Split-levels can be found in many regions, especially in neighborhoods developed after World War II.
The homes borrow a bit of the horizontal profile of a ranch – if the ranch was sliced down the middle, with the bedroom wing bumped skyward half a story to create space underneath for a garage and family room.
It’s not clear when they were invented, though a version of a split-level can be found in Sears, Roebuck & Co. home plan books from the 1930s, according to Minnesota architects Robert Gerloff and Jeremiah Battles, who wrote an online guide to renovating splits called “Split Visions.”
“Splits offered a unique separation of social space, with bedrooms perched a half-story above the formal living space and the informal living space found a half-story below,” the authors say. They shake up “the traditional American pattern of formal rooms on the main level with bedrooms upstairs and a full basement below.”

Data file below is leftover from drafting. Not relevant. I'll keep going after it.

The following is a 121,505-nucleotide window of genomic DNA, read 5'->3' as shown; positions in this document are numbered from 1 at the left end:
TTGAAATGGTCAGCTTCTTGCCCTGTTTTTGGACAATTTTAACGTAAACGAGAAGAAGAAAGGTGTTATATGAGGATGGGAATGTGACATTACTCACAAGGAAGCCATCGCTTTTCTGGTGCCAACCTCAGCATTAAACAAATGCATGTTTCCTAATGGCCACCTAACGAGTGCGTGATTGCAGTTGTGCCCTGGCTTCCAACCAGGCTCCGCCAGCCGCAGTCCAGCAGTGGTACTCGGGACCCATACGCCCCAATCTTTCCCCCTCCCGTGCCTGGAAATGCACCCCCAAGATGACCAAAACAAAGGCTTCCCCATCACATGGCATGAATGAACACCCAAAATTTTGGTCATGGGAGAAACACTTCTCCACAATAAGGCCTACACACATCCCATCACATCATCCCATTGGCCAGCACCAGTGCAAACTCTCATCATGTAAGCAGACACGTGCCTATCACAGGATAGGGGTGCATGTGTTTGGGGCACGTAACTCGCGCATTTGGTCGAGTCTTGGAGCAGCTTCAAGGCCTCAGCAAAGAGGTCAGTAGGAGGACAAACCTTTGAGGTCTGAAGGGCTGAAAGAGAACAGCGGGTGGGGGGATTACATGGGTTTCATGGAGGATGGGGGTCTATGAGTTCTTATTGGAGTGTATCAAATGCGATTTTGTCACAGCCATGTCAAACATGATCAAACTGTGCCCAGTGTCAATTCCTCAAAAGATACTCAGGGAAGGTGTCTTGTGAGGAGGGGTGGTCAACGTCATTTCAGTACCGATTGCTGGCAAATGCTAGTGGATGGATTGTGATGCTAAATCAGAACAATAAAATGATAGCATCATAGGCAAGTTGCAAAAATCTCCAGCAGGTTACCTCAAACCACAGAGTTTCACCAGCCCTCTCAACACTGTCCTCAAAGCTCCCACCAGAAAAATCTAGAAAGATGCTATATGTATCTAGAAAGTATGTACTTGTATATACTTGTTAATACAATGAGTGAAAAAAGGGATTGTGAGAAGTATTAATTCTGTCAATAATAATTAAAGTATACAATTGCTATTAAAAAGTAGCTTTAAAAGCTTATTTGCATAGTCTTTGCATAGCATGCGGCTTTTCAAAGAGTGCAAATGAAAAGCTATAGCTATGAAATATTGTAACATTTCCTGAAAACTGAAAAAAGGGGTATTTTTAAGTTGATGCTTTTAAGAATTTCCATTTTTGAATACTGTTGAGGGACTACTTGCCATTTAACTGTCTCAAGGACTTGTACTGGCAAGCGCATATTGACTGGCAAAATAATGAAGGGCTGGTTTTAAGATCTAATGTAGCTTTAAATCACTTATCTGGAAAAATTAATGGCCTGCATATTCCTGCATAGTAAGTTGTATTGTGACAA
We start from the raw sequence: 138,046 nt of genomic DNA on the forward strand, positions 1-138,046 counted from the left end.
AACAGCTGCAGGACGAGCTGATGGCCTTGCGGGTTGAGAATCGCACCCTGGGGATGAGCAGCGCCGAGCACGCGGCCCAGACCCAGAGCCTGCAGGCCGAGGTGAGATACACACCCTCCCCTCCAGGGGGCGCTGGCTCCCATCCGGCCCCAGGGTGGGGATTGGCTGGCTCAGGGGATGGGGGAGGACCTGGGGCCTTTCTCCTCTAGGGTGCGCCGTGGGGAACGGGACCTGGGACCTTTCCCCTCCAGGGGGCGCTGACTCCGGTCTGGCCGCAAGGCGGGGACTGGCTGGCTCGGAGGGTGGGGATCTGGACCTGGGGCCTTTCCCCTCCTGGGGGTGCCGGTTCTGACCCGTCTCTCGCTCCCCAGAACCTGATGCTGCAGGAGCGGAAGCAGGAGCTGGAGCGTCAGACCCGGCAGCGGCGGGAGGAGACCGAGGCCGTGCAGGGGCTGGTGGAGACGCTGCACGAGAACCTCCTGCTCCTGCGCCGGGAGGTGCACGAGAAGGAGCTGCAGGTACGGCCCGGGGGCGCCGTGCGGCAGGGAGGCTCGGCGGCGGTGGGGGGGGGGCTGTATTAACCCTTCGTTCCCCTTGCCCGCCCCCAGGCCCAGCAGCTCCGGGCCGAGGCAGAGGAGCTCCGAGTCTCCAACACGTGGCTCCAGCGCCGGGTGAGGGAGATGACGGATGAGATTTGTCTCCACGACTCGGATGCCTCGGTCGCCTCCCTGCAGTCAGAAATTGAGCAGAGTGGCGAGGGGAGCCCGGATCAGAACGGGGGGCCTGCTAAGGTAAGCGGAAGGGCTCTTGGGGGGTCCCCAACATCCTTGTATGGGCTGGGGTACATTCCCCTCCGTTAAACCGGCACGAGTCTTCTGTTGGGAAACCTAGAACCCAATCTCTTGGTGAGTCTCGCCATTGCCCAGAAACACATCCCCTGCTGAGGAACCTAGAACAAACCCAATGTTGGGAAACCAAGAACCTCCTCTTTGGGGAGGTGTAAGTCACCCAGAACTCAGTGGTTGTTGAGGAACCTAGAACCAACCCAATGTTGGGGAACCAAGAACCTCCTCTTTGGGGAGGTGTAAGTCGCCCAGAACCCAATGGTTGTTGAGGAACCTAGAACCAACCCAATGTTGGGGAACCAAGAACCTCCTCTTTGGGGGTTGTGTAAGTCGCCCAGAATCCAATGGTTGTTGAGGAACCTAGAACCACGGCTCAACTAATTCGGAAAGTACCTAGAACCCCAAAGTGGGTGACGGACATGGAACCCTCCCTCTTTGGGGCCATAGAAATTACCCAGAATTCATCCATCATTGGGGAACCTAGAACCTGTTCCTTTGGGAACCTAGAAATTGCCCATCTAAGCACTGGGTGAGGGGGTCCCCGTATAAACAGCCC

My interpretation: they are a pragmatic American solution in housing that might just rank up there with the ranch house and the McMansion. Such homes take a basic design and develop multiple living levels as well as spaces that can be connected to various degrees (depending on whether walls are fully intact between spaces or levels). They are relatively cheap to build. They are not necessarily aesthetically pleasing; they tend not to evoke traditional architectural styles (making them easy to plop down anywhere) though are usually not ostentatious.
Side note: I spent most of my years growing up in a split-level. I can attest to their advantages, particularly the multiple social spaces. At the same time, I’m not sure I would buy one myself in the future except for the fact that they seem to be cheaper than homes of a similar size.